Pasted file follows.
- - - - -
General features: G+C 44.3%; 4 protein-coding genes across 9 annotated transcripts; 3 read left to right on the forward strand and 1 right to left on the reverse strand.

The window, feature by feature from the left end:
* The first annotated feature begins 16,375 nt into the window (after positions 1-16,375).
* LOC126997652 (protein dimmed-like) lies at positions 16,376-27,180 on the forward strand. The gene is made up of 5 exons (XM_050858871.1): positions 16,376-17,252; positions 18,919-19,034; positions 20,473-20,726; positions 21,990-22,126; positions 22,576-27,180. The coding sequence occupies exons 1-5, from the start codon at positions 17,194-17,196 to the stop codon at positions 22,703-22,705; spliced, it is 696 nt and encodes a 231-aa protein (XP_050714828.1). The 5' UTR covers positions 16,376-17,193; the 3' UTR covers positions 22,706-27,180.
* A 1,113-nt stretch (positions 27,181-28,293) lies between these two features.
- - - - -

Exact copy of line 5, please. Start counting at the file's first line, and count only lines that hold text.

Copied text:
* A 1,113-nt stretch (positions 27,181-28,293) lies between these two features.